Speaker: Aron Hirsch (MIT)

When: Thursday February 4, 3:30pm

Where: MAASS Building, room 217

Title:  A case for conjunction reduction


And can apparently conjoin constituents of any syntactic category.  This distribution seems at odds with a possible hypothesis about the semantics of and: that and has a parallel semantics to the connective ‘&’ of propositional logic and composes with arguments denoting truth-values (type t). Given this hypothesis, examples where and appears to conjoin constituents not of type t are puzzling.  I focus on examples like (1), where and apparently conjoins object DPs.

(1) John saw [every student] and [every professor].

I provide new evidence that the grammar makes available a mechanism of conjunction reduction (‘CR’; e.g. Ross 1967, Schein 2014) by which and may conjoin constituents of type t, even when it appears to conjoin constituents not of type t.  CR is supported empirically: the extra structure associated with CR is required to host adverbs, derive scope readings, and license ellipsis.  CR is also supported theoretically: CR is a predicted epiphenomenon of independently needed syntactic mechanisms.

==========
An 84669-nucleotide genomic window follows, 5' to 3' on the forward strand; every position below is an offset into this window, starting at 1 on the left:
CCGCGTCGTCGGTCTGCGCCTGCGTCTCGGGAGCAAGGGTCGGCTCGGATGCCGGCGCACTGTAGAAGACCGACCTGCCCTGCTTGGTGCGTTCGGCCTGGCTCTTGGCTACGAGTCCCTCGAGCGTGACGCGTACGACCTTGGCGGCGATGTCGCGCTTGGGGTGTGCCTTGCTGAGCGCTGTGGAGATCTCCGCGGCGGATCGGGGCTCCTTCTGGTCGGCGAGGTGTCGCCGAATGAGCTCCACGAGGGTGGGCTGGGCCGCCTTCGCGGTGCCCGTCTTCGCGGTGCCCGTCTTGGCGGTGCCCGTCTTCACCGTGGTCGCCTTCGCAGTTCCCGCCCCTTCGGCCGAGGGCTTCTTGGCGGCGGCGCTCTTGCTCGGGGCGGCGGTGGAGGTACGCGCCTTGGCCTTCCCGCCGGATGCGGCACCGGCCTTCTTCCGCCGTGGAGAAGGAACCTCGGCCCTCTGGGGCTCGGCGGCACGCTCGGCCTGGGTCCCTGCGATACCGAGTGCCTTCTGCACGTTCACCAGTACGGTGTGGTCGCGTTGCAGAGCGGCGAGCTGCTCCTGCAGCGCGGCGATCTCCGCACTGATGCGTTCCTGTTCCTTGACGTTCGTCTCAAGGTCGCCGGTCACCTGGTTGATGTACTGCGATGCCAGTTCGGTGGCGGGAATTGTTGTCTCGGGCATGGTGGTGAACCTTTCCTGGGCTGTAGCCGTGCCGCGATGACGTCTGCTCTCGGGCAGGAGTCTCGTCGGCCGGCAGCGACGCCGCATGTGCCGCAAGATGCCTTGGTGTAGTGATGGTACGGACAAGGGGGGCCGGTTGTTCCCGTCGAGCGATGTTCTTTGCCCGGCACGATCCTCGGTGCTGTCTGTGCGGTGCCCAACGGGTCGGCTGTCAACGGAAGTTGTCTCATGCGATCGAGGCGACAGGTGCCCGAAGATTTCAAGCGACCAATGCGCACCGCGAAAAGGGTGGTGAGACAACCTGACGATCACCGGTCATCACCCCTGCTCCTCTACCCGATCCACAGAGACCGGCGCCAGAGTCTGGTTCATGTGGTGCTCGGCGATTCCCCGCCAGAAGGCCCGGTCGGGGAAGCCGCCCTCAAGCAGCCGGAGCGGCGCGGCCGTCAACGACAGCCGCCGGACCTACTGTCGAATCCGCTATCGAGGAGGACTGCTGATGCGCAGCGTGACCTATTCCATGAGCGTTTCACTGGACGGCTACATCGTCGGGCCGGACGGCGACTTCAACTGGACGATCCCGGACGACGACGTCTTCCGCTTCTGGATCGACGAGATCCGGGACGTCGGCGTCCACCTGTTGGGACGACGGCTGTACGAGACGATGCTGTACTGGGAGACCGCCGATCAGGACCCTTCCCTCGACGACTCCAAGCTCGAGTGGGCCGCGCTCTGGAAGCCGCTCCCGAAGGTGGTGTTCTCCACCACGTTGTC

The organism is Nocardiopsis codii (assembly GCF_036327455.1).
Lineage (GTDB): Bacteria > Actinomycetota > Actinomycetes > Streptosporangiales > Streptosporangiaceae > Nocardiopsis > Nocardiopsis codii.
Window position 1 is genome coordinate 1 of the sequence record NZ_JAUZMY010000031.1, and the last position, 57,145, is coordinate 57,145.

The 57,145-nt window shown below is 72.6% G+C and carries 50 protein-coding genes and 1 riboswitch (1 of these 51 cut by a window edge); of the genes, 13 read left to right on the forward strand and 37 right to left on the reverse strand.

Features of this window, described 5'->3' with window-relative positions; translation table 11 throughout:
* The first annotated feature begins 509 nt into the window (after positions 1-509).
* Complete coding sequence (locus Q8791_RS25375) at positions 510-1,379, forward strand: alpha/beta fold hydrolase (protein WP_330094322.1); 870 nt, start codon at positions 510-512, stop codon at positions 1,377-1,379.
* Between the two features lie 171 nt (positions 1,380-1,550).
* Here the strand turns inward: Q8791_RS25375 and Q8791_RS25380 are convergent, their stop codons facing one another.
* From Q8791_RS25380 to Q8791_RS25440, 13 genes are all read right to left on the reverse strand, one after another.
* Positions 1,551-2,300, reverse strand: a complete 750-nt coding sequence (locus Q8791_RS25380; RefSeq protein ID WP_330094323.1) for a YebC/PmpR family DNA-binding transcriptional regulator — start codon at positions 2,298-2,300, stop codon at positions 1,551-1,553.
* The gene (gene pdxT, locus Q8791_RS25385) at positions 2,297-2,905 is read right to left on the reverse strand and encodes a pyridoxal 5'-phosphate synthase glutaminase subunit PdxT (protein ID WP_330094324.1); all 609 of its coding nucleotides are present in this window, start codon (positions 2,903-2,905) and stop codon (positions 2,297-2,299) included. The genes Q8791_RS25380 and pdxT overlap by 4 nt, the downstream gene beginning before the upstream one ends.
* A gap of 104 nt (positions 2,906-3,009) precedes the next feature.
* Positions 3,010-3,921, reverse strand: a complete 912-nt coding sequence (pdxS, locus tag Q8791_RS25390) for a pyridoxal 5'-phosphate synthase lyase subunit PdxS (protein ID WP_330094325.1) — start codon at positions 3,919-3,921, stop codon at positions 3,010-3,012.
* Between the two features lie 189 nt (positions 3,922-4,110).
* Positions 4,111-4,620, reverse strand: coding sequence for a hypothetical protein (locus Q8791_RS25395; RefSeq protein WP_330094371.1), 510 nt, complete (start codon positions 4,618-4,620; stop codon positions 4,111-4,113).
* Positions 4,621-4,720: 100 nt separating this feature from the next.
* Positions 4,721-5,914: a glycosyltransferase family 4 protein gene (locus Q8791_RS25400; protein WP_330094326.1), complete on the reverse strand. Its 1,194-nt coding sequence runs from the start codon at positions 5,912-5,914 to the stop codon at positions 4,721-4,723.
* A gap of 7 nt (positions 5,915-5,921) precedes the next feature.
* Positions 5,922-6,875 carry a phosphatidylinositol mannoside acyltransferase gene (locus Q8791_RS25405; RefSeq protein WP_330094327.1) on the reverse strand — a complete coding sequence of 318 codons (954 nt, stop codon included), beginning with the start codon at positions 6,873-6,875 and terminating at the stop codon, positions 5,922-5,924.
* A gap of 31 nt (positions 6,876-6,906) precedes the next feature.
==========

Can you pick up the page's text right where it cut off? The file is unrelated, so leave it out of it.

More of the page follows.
After arguing that CR is available, I discuss data which are most straightforwardly understood if (1) must be parsed with CR, i.e. consistent with the semantic hypothesis, every student and every professor cannot be directly conjoined.  This result has implications for a broad set of constructions, as I illustrate in the final part of the talk with clefts and right node raising.